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Keep Art Alive :: “Lapin Douleur” :: Art by Kelly Haigh

Was trying to find me something,
but I wasn’t sure just what, 
funny how they say that some things never change.”

Josephine and Lucille were as opposite as day and night, as Winter and Summertime, as the crowded city lights and the stretches of desert under the stars. Josephine always preferred the space, the way her chest would expand and contract as she breathed it all in, all that room to think, all those miles to spin around in. Lucille, on the other hand, hated everything about her dusty upbringing. She longed for light pollution and horn-honks in the street. Lucille would lie on her back some nights cursing the stars for being the only light she could see, glaring at the moon as if to say “why can’t you come and take me away?”

Lucille cut all her hair off and bleached it blonde. She ordered colored contacts from mail order catalogs and ripped apart the one department store’s clothing options, sewing them into her own designs. She refused to work at the gas station, refused to help her Father with the farm out back. She blamed him for her Mother leaving them, hated him for not insisting her Mother take her along.

Perhaps she should have saved all that anger for her Mother, but how could she? She could not blame her for wanting to get far, far away from all this nothing.

Josephine filled in all the spaces that Lucille rejected. She took the bus home from school and raced to the station, did her homework behind the counter while helping any customer who wound up off the highway. She smiled and thanked all of them, even the miserable from the heat ones who barked at her. She would help her Father clean and close up and then head home where she would throw something together for dinner. Lucille never waited up for them, never joined them for their late night meals.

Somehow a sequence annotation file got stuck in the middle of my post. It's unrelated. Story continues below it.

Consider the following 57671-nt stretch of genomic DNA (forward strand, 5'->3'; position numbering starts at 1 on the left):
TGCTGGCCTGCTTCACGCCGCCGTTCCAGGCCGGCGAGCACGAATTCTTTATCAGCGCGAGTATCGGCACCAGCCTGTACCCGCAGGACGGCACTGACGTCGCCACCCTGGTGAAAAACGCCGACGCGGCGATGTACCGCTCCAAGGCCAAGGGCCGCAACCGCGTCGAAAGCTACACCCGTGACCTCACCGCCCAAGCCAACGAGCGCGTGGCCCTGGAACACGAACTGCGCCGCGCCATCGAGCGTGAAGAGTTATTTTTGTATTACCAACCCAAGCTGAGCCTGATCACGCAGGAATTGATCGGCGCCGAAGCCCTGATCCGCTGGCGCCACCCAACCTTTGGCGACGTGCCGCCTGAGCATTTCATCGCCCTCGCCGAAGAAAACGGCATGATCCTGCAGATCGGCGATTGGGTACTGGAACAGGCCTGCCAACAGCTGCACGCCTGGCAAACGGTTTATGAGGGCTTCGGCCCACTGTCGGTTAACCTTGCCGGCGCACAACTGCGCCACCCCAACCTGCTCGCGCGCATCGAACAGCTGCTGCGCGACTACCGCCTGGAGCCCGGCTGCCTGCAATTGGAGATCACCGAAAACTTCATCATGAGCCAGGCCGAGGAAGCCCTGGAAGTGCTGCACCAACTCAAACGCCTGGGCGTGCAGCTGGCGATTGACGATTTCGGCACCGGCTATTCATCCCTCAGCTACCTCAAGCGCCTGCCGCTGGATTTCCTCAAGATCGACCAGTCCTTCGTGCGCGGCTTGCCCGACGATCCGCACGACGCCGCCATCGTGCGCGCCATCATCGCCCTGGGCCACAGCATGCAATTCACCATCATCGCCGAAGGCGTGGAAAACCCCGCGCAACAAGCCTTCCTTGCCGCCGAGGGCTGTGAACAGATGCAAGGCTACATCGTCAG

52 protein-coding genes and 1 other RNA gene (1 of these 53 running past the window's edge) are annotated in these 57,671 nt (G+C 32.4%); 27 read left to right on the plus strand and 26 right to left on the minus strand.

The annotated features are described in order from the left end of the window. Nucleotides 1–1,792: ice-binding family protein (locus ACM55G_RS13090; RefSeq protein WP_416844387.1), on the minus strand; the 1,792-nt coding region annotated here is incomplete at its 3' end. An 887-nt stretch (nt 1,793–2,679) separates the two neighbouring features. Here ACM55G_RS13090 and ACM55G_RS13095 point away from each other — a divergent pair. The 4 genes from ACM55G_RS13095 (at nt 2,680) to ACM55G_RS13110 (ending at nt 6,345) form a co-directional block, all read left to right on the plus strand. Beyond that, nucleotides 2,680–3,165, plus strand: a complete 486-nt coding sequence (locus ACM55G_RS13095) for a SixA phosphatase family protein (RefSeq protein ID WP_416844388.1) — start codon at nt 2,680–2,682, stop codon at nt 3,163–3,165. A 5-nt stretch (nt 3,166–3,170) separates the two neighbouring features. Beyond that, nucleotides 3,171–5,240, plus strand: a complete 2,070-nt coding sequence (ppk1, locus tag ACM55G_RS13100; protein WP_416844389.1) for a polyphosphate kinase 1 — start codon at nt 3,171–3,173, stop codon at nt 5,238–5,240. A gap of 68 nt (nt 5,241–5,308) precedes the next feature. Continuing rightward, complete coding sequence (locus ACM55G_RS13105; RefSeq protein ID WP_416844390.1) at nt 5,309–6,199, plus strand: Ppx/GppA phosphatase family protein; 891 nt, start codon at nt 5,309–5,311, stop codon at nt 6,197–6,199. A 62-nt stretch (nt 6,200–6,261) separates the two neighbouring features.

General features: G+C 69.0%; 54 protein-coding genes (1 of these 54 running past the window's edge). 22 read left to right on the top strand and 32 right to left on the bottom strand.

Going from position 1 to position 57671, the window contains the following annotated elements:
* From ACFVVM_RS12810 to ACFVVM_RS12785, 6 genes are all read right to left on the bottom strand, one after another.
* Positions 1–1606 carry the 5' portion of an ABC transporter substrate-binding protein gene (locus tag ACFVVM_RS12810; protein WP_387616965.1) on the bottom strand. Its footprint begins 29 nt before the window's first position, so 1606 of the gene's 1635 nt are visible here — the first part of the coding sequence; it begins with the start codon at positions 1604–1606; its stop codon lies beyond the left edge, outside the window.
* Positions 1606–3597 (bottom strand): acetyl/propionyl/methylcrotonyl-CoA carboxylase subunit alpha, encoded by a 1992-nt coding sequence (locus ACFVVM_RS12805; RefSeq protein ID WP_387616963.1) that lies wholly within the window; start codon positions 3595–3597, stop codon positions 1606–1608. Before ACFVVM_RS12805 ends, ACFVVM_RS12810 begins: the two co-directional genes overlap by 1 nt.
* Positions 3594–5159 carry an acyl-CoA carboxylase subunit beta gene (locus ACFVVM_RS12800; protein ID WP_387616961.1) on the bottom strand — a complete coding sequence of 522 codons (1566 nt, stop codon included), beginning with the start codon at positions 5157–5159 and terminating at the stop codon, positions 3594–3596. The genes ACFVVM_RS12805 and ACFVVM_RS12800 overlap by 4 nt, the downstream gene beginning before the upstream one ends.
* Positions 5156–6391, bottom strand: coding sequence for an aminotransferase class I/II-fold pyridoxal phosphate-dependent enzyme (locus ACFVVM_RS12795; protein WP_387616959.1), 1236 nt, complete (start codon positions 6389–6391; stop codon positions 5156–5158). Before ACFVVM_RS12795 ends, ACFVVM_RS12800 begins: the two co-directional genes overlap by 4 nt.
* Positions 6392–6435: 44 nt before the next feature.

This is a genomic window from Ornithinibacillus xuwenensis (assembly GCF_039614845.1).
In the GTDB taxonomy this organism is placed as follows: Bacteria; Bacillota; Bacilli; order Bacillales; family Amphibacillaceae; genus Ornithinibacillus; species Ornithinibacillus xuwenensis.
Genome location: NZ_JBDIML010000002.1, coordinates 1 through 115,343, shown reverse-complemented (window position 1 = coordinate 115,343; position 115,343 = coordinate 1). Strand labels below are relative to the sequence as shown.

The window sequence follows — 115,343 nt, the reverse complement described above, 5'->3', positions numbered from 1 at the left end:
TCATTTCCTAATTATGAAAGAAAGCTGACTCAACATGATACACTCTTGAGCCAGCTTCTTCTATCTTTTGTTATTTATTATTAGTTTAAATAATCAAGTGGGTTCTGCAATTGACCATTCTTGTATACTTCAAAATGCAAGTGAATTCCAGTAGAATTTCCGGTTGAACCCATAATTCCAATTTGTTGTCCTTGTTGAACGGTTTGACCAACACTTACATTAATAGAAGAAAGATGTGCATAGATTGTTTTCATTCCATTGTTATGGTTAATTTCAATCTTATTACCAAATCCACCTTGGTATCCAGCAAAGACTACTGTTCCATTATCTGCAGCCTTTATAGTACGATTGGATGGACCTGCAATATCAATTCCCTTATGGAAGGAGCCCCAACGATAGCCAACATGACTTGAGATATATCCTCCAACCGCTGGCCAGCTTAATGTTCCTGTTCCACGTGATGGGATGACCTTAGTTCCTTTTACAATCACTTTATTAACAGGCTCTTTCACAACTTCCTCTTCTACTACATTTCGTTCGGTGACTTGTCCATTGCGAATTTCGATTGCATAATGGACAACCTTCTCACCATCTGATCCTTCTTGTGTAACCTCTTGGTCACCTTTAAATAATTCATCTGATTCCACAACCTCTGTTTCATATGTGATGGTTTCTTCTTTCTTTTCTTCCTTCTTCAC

Josephine would collapse in bed exhausted, reaching to set an alarm for before the break of dawn, giving herself time to feet the few animals they still had, make breakfast for her Father, and lunch for she and Lucille (most days Lucille just left the sack lunch abandon on the counter), then it was off to the bus stop. She would stand there waiting in her hand me down dresses, her arms full of scratches from the chickens and the rabbits, but a smile of contentment on her face. She loved the desert, loved her Father, and even her sister, even if she was never there to love.

She never wanted to leave.

Josephine met Joseph one night at the gas station. He was new in town, moved here from the nearest “big” city. He winked at her and said she was lucky to live in such a beautiful place. Josephine likes to say that she loved “Joe” at first wink, and he likes to say that he loved “Jo” before meeting her, that she had come to him in a desert sky dream.

Once he met her he never wanted to leave. This desert girl was his home.

Oh My Sweet Carolina (live) :: Ryan Adams and Laura Marling

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